The Bell Shakespeare Theatre Company visited Clarkson CHS in Week Six to run a Macbeth Masterclass with our Year 10 students who are studying the play.

Caitlin Beresford-Ord, Arts Educator from Bell Shakespeare, had students explore Macbeth’s characters, events and themes through performance, acting games and costume.

The students behaved impeccably, spoke confidently in front of their peers, acted brilliantly and now possess a deeper understanding of the play.

We look forward to working with Bell Shakespeare on future Clarkson incursions and excursions.

Thomas Jones
Head of English and HaSS Learning Area

NAPLAN and OLNA literacy support sessions run on Thursday mornings at 8am in the library. All students are welcome!

The club will primarily focus upon writing, reading and language conventions instruction. There will also be weekly opportunities for student to practice past exam papers.

Please visit the support website at the link below:



Head of Learning Area for English, Humanities and Social Sciences Sarah Glanvill writes for Australian Educational Leaders magazine

Click here to view the article

Mr Jones joins us as Head of English and HASS with curriculum and pastoral care leadership experience from a wide range of schools. Thomas began his teaching career in London and has since worked at Duncraig SHS as Year Coordinator and at Joseph Banks Secondary College as Teacher in Charge of English.
Thomas achieved Level 3 Classroom Teacher status in 2016 and recently completed his Masters of School Leadership qualification at the University of Western Australia. He is passionate about building collaborative teaching teams and providing students with equal opportunities to learn. His experience makes Thomas a valuable asset to Clarkson CHS and we welcome him to the school community.

In English, students have the opportunity to immerse themselves in literature and develop a passion for language, literacy and learning through Reading, Listening and Speaking, Writing and Viewing. The English syllabus is based on the assumption that English is concerned with language and meaning, and in particular with students' abilities to make meaning with language. Students are given opportunities for composing texts (as writers, speakers and performers) and for comprehending texts (as readers, listeners and viewers).

The term 'text' refers to any form of written, spoken or visual communication involving language. The texts through which students learn about language in English are wide- ranging and varied, from brief conversations to complex forms of writing. The study of specific texts is the means by which students achieve the desired outcomes of English. Students learn to create texts of their own and to engage with texts produced by other people. Texts used are both traditional "classic" texts, and contemporary. Texts used in the English course reflect the multicultural dimensions of Australian society. In English, students use texts that compliment rich concepts and are relevant to adolescent students through integrated learning tasks.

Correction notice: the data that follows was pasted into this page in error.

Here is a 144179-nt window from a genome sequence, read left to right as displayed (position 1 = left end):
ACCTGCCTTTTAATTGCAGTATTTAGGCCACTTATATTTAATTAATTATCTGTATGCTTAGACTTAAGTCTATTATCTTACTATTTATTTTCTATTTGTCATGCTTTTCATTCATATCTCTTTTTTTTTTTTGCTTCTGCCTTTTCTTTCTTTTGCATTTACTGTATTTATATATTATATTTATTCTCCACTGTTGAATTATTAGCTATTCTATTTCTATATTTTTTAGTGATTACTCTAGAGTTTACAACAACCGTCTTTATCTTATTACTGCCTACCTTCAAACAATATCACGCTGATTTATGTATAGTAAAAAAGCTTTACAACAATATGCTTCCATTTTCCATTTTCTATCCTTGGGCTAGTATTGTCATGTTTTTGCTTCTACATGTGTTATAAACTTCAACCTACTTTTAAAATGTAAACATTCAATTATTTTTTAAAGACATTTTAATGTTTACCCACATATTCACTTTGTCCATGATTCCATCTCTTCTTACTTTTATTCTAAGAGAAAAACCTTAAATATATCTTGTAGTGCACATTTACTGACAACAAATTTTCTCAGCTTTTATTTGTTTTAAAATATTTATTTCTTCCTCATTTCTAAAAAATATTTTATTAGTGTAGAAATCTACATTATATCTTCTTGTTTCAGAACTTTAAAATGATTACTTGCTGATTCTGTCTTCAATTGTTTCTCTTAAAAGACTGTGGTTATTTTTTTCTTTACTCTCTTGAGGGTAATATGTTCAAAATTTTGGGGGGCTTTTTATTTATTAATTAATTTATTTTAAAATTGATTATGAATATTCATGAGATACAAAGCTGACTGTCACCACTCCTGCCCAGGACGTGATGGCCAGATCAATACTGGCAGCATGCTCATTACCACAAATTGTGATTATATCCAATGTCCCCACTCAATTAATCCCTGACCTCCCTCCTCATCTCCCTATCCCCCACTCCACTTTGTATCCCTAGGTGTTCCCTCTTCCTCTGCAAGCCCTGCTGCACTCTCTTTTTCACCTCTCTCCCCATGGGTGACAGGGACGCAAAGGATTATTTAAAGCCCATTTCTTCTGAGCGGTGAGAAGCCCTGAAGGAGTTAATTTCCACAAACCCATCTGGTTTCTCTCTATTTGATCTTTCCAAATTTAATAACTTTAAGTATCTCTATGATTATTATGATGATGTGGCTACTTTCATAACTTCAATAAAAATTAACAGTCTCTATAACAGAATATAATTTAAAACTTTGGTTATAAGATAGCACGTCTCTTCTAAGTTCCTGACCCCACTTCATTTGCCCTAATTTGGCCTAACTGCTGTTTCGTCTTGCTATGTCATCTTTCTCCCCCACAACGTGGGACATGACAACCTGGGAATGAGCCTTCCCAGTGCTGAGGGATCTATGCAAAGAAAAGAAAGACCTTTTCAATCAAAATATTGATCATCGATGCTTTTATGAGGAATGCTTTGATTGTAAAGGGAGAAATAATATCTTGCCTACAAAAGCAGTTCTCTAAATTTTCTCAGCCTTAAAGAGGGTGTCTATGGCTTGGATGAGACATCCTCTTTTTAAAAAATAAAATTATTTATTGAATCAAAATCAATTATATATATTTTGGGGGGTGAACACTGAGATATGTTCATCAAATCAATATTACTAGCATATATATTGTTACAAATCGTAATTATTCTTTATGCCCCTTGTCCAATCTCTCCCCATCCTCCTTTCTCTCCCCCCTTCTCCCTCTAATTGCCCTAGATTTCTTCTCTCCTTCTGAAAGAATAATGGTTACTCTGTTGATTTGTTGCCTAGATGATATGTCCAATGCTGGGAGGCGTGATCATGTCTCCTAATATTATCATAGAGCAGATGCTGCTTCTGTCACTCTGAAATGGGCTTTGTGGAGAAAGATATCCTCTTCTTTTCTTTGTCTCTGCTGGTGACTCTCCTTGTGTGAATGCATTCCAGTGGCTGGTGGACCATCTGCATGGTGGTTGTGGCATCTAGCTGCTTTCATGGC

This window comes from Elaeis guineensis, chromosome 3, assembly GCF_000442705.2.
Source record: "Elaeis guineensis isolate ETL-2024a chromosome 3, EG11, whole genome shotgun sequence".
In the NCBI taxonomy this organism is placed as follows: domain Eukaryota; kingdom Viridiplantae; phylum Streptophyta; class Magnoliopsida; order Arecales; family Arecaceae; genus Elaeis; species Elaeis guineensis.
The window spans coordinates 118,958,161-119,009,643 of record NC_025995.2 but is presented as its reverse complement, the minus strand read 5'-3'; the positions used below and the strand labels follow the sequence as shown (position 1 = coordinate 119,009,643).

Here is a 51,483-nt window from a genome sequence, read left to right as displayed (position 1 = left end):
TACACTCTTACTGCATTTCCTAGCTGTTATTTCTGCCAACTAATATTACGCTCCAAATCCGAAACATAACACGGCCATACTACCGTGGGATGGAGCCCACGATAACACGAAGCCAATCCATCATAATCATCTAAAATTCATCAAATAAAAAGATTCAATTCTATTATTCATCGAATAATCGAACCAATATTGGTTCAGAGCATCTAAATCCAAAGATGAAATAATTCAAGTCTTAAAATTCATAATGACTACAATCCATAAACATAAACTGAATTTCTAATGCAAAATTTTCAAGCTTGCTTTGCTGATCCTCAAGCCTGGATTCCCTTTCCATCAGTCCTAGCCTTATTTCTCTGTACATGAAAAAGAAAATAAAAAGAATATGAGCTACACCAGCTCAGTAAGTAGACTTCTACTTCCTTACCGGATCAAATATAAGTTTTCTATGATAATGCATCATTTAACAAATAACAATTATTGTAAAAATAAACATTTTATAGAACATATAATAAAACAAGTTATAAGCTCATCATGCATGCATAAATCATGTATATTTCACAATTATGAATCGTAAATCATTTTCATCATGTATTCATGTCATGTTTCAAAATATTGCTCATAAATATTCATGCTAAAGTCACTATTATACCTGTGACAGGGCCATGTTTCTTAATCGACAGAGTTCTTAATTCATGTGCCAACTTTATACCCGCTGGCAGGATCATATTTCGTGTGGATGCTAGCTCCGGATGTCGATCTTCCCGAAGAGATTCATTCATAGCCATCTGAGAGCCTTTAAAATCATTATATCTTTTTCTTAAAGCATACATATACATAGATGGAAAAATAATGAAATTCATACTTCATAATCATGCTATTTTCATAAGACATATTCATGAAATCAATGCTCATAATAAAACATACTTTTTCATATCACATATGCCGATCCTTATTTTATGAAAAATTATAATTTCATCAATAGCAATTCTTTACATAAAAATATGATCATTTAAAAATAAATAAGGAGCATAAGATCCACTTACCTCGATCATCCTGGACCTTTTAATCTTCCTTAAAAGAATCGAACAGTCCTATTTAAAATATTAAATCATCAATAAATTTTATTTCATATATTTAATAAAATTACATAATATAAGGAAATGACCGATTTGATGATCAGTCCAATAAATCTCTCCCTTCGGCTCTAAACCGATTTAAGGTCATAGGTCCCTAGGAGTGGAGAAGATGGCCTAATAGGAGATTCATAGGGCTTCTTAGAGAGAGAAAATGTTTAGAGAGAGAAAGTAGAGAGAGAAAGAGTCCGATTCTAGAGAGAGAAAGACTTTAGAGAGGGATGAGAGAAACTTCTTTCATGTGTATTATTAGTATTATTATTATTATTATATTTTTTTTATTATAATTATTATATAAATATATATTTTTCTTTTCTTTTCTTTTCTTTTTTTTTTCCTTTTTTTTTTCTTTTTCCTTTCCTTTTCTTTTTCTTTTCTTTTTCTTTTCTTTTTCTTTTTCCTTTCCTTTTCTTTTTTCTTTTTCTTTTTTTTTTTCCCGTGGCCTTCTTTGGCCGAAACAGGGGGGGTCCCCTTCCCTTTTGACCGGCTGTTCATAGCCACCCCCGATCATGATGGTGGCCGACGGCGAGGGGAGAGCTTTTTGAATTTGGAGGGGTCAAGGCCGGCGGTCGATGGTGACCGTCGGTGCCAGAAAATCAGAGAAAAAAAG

Students are taught the principle characteristics of texts to construct meaning. They are taught how to justify and explain their understandings through extended writing tasks. They are also taught how to present their understandings through speaking. Students are taught how to refer to texts to justify their interpretation. They also learn to understand others’ interpretations.

Students demonstrate an understanding of a range of texts and genres. They learn to use skills and strategies for reading and comprehending texts and develop speaking and listening skills through discussion. They also learn how texts are constructed and written in various ways and how to write in a range of formats and styles. Students understand how viewing texts (feature film, advertising, media and graphics) use conventions to present messages, issues, attitudes and values. Writing frameworks are scaffolded and modelled to ensure students have the ability to write in a variety of forms. Students are taught prediction skills and before and after reading strategies to assist with their understanding of texts. Students learn grammar and spelling conventions within the context of the course.

In preparation for upper school English, an importance is placed on extended writing. By the conclusion of Year 10, students will have gained skills in speaking confidently and group discussion. They will learn to develop informed opinions about issues in society and express their own understandings. Students are also given the opportunity to develop collaborative work habits through facilitated group work and listening skills. Students gain critical literacy skills through the school’s English Program by using technology and integrating their learning with other learning areas.

Please click here to view English course outlines for Years 7-10

Sarah Glanvill
Head of Learning Area- English, Humanities and Social Sciences

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